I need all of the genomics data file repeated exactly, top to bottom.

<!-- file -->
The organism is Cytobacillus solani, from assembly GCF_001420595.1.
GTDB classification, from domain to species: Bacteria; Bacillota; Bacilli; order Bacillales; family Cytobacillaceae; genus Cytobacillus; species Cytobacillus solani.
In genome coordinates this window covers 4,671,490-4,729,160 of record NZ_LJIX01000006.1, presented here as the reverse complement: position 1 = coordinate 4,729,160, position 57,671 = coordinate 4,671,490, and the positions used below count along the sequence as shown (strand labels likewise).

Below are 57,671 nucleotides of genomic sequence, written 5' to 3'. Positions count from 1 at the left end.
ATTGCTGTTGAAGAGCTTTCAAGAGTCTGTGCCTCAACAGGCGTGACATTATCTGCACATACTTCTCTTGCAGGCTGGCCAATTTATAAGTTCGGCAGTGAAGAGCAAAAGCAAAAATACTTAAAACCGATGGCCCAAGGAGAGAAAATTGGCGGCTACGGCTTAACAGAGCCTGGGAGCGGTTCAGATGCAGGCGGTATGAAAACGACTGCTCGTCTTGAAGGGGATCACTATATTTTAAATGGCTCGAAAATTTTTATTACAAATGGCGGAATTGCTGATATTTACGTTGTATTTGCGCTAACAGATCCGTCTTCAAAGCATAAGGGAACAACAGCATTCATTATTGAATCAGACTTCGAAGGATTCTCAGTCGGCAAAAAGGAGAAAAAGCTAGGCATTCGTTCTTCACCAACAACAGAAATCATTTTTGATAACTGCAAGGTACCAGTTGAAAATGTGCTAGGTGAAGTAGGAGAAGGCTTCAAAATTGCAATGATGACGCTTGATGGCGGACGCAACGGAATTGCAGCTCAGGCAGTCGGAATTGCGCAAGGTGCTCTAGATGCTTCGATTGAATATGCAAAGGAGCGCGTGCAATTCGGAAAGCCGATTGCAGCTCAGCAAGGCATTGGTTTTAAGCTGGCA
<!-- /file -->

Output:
The organism is Cytobacillus solani, from assembly GCF_001420595.1.
GTDB classification, from domain to species: Bacteria; Bacillota; Bacilli; order Bacillales; family Cytobacillaceae; genus Cytobacillus; species Cytobacillus solani.
In genome coordinates this window covers 4,671,490-4,729,160 of record NZ_LJIX01000006.1, presented here as the reverse complement: position 1 = coordinate 4,729,160, position 57,671 = coordinate 4,671,490, and the positions used below count along the sequence as shown (strand labels likewise).

Below are 57,671 nucleotides of genomic sequence, written 5' to 3'. Positions count from 1 at the left end.
ATTGCTGTTGAAGAGCTTTCAAGAGTCTGTGCCTCAACAGGCGTGACATTATCTGCACATACTTCTCTTGCAGGCTGGCCAATTTATAAGTTCGGCAGTGAAGAGCAAAAGCAAAAATACTTAAAACCGATGGCCCAAGGAGAGAAAATTGGCGGCTACGGCTTAACAGAGCCTGGGAGCGGTTCAGATGCAGGCGGTATGAAAACGACTGCTCGTCTTGAAGGGGATCACTATATTTTAAATGGCTCGAAAATTTTTATTACAAATGGCGGAATTGCTGATATTTACGTTGTATTTGCGCTAACAGATCCGTCTTCAAAGCATAAGGGAACAACAGCATTCATTATTGAATCAGACTTCGAAGGATTCTCAGTCGGCAAAAAGGAGAAAAAGCTAGGCATTCGTTCTTCACCAACAACAGAAATCATTTTTGATAACTGCAAGGTACCAGTTGAAAATGTGCTAGGTGAAGTAGGAGAAGGCTTCAAAATTGCAATGATGACGCTTGATGGCGGACGCAACGGAATTGCAGCTCAGGCAGTCGGAATTGCGCAAGGTGCTCTAGATGCTTCGATTGAATATGCAAAGGAGCGCGTGCAATTCGGAAAGCCGATTGCAGCTCAGCAAGGCATTGGTTTTAAGCTGGCA